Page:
Wimbledon 2011: Andy Murray beats Lopez in last eight

By Piers NewberyBBC Sport at Wimbledon

Andy Murray eased past Spain's Feliciano Lopez to reach his third successive Wimbledon semi-final and set up another meeting with Rafael Nadal.

The British number one dominated from the outset on Centre Court, winning his quarter-final 6-3 6-4 6-4.

It was an impressive performance and gives Murray another crack at defending champion Nadal, who beat him in the Wimbledon semi-final last year.

World number one Nadal beat Mardy Fish in the last of the quarter-finals.

Lopez had out-served eighth seed Andy Roddick in the third round and the quarter-final looked likely to hinge on the Spaniard's big left-handed serve up against the formidable Murray return.

It was Lopez who felt the early pressure and, despite saving the first break point of the day with a 121mph second serve, he netted a mid-court forehand moments later to hand Murray a 4-2 lead.

Murray was reading the Spaniard's serve brilliantly, taking every opportunity to return fire aggressively, and five of six break points went begging before he closed out the set.

While failing to make any headway on Murray's usually vulnerable second serve, Lopez was well below his best as he made around 50% of first serves and won just 36% of the points on his second serve going into the second set.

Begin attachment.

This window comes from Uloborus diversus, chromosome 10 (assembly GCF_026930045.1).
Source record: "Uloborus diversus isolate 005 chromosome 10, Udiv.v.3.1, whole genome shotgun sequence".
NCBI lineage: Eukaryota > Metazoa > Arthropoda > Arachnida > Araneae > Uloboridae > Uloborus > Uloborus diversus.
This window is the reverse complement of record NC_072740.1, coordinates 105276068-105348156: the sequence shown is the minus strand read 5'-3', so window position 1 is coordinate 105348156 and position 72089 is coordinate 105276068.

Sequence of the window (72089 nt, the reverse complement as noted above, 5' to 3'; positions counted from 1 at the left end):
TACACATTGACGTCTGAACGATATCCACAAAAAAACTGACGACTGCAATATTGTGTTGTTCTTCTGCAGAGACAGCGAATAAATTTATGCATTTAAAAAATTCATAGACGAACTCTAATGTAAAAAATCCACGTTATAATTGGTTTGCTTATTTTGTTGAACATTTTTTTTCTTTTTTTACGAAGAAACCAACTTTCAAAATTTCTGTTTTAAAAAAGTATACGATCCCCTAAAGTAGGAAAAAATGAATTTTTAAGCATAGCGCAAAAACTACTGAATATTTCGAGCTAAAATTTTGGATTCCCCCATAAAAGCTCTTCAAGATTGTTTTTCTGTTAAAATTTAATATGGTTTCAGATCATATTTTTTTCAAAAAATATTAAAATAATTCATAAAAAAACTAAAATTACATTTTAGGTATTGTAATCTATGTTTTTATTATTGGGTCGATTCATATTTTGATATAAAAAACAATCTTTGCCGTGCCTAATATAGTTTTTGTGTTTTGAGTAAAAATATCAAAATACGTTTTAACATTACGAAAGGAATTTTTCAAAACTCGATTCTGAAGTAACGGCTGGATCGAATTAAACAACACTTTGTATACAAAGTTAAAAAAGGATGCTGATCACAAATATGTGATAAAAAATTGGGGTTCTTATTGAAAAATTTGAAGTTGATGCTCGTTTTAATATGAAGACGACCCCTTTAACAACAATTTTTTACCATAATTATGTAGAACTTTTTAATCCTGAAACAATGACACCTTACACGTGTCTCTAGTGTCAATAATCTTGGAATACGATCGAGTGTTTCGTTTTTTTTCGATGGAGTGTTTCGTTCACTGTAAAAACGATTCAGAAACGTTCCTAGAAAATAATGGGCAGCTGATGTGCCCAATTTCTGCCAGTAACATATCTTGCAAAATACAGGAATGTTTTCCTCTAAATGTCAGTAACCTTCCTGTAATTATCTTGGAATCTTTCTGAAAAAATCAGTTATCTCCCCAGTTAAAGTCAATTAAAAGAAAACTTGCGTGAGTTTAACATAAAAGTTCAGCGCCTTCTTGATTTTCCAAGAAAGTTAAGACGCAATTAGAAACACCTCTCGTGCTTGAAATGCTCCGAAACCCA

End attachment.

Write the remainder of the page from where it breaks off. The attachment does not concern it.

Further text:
When Murray earned a break point at 1-1 in the second, Lopez found a first serve and punched away a high volley to stay on terms, but the pressure told two games later when he netted a simple volley to fall further behind.

It was all going to plan for Murray until a worrying moment at 1-1 in the third set, when the 24-year-old Scot appeared to jar his hip as he changed direction, but it was a forlorn-looking Lopez who called the trainer for the second time for attention to his knee.

There was a flicker of hope for the Spaniard with a rare trip to deuce on the Murray serve at 2-2 but the Briton saw off the danger, and then got the decisive break with a forehand pass down the line on the stretch, followed by another hooked cross-court.

Murray was on course but not moving completely freely now, and his hopes of a swift victory looked in the balance when Lopez finally earned break points at 15-40 in game eight.

But the opportunities were wasted and the world number four closed it out after two hours.

He goes on to face another Spanish left-hander in Nadal, an altogether tougher test.

"I thought it was good," Murray told BBC Sport. "Feliciano looked a little tired and struggled a bit with his movement, but I thought I served well throughout the match.

"I'm playing well - you get pushed more and more as the rounds go on, and I'll have to up my game."

Asked about his movement after the slip early in the third set, he added: "On the grass sometimes your feet can get caught, but I feel alright - I'll just have to wait and see. I'll get treatment for it for sure, but these things happen during Grand Slams."